The tarana is a fast-paced nritta piece which involves a lot of body work, footwork and technical expertise. This one was choreographed by Guru Geetanjali Lal in raag Bageshwari, set to teen taal. The duo used chakkars, footwork, tukde and tihais to execute the nritta. At times, they fell out of sync, but on the whole, a good performance from very promising dancers, who are learning two diverse forms of dance, Bharatnatyam and Kathak.
Sattriya by Sharodi Saikiya
Sharodi Saikiya presented Sattariya on the next day. Sharodi has performed extensively, and is the prime disciple of late Shri Raseswar Saikia Barbayan. She has also been trained in Kathak and Manipuri and has been awarded by the SNA. She performed to a Krishna Vandana composed on the basis of Na-Dhameli with instruments like the khol and cymbals. The first composition salutes Krishna, the son of Devaki and Vasudev, who has feet like lotuses, eyes like lotuses, a lotus garland, he who is the killer of demons. The bhaktas seek his compassion and crave for the dust of his lotus feet.  The music had the lilting melody of northeast Indian music, with the dancers accompanying Sharodi swirling to the khol and manjira. Accompanying her were Dwijen Burman and Debojit Dutta on cymbals, Banamali Baruah and Sanjeev Kachari on khol.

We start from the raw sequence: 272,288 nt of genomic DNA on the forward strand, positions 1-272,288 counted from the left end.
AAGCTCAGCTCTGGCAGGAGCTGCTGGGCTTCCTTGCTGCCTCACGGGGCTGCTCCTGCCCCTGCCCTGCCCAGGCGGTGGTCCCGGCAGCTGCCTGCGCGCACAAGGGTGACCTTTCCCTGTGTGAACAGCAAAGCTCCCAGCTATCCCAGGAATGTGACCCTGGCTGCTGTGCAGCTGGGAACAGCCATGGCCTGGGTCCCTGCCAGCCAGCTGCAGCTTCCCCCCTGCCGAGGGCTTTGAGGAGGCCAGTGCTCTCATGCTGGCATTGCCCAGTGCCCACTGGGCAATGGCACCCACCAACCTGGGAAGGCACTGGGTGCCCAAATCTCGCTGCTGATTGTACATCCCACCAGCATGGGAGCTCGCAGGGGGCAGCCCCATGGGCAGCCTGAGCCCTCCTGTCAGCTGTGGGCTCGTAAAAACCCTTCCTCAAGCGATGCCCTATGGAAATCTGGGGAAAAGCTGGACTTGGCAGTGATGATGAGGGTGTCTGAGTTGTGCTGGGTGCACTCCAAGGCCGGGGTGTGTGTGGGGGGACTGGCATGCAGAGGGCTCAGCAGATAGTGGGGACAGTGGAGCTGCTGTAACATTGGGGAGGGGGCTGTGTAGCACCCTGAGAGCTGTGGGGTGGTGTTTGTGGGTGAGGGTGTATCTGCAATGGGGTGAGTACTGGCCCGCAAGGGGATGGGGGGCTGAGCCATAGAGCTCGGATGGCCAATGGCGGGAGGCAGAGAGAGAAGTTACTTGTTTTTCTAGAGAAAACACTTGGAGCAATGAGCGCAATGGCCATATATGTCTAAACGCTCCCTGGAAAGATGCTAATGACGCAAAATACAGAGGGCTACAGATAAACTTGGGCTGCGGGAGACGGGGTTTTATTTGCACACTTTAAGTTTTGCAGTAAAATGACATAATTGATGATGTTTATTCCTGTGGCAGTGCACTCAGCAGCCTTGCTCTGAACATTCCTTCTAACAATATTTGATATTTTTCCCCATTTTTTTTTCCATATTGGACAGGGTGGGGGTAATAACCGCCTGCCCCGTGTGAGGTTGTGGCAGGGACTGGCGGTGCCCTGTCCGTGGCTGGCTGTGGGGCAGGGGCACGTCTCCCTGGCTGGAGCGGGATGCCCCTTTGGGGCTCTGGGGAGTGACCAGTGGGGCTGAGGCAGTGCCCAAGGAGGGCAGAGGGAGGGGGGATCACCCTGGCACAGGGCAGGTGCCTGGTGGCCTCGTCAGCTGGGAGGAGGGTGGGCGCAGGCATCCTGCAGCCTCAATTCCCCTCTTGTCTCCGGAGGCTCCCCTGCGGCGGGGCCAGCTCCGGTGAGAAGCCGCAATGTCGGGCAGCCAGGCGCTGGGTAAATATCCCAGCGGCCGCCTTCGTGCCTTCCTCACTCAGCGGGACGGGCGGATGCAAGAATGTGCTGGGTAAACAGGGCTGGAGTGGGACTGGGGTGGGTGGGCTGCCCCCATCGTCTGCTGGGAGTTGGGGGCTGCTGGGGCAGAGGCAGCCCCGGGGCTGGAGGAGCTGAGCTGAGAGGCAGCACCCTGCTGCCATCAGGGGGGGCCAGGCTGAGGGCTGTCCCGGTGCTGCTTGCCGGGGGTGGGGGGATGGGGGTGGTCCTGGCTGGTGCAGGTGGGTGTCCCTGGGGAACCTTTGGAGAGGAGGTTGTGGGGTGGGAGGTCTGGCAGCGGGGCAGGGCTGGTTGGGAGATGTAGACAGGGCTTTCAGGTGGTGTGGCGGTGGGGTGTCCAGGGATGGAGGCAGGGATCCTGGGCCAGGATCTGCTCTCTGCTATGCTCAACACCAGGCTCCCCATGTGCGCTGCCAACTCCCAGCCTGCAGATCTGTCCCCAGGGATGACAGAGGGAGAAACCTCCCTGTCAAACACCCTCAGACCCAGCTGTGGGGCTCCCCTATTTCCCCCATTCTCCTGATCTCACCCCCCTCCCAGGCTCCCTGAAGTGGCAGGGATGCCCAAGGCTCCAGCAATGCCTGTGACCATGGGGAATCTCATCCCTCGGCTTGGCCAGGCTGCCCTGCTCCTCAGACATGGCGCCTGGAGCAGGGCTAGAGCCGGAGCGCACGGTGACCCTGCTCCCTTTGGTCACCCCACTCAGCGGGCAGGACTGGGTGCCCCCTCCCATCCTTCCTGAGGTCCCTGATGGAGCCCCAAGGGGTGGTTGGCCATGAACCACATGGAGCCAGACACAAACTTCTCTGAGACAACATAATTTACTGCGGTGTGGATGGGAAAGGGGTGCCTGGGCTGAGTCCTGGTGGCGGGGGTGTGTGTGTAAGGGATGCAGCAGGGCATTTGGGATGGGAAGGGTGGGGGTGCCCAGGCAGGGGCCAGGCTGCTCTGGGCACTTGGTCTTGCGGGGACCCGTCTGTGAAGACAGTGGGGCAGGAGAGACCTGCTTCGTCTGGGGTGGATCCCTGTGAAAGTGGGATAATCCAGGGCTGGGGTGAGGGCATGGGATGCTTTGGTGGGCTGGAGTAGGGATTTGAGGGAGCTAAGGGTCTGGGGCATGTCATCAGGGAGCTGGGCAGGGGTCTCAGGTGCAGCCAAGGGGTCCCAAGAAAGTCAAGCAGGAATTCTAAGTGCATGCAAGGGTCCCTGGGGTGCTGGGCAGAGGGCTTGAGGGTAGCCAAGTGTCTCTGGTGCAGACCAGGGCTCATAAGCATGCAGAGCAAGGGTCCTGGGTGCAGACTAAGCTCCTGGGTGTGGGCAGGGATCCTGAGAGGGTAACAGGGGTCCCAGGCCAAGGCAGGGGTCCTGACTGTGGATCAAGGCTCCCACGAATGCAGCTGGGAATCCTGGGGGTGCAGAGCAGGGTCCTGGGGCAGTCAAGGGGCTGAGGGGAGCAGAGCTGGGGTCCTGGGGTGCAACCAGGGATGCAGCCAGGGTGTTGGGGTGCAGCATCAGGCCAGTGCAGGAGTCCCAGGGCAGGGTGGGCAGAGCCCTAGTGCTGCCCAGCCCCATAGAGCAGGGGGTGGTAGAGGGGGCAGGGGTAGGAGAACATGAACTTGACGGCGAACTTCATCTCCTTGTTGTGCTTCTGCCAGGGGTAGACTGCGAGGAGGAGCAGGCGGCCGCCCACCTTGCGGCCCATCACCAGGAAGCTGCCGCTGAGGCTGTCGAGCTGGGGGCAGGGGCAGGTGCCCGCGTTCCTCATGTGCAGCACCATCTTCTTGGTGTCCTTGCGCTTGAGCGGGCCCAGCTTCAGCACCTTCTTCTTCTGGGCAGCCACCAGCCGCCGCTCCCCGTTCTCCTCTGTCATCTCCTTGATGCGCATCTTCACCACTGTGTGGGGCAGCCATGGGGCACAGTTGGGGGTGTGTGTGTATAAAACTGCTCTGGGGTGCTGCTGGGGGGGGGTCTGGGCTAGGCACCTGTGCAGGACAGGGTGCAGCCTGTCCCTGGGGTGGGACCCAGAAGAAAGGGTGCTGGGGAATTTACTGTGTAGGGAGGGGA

The next piece was a composition by Shri Madhav Dev. Krishna steals butter from the gopis’ house, and they come to complain about it to Yashoda, who then punishes Krishna by boxing his ears and reprimanding him. But little Krishna apologises to her and the discord between the mother and the son is amicably settled. The movements of the dancers were slow and fluid, and the abhinaya understated.
Odissi by Rajashri Praharaj

The next dancer for the evening was Rajashri Praharaj, performing Odissi. She’s an accomplished artist and a disciple of Shri Ratikant Mohapatra. She has also had the opportunity to learn from the legendary guru Kelucharan Mohapatra. She has performed extensively all over the world and is a senior member of the faculty at Srjan in Bhubaneswar. She’s been awarded the Shringara Mani, and the Bismillah Khan Yuva Puraskar by the Sangeet Natak Akademi. She began her performance with an invocation of Lord Ganesha, Vinayak Smarnam. He is worshipped by his devotees fervently. The Lord , son of Goddess Gauri, is known by his twelve names - ekdant (one-toothed), vakratund (He who has a twisted trunk), krishnapingaksh, gajapateye (the elephant god), lambodar, vikat, vighnarajan, dhumravarna, bhalchandra, vinayak, ganapati, gajanana. The choreography was by Shri Ratikant Mohapatra and music by Vinod Panda. In ‘Om Gam Ganapatye Namah’, she depicted the ears, trunk and the mouse as the steed. Rajashri’s gestures, stances and interpretive dance had a completeness and exactitude about it. Her hands, footwork, chauka, leaps, agility, balance and leg swings, all made the performance a visual treat, especially the last stance of the trunk of the lord.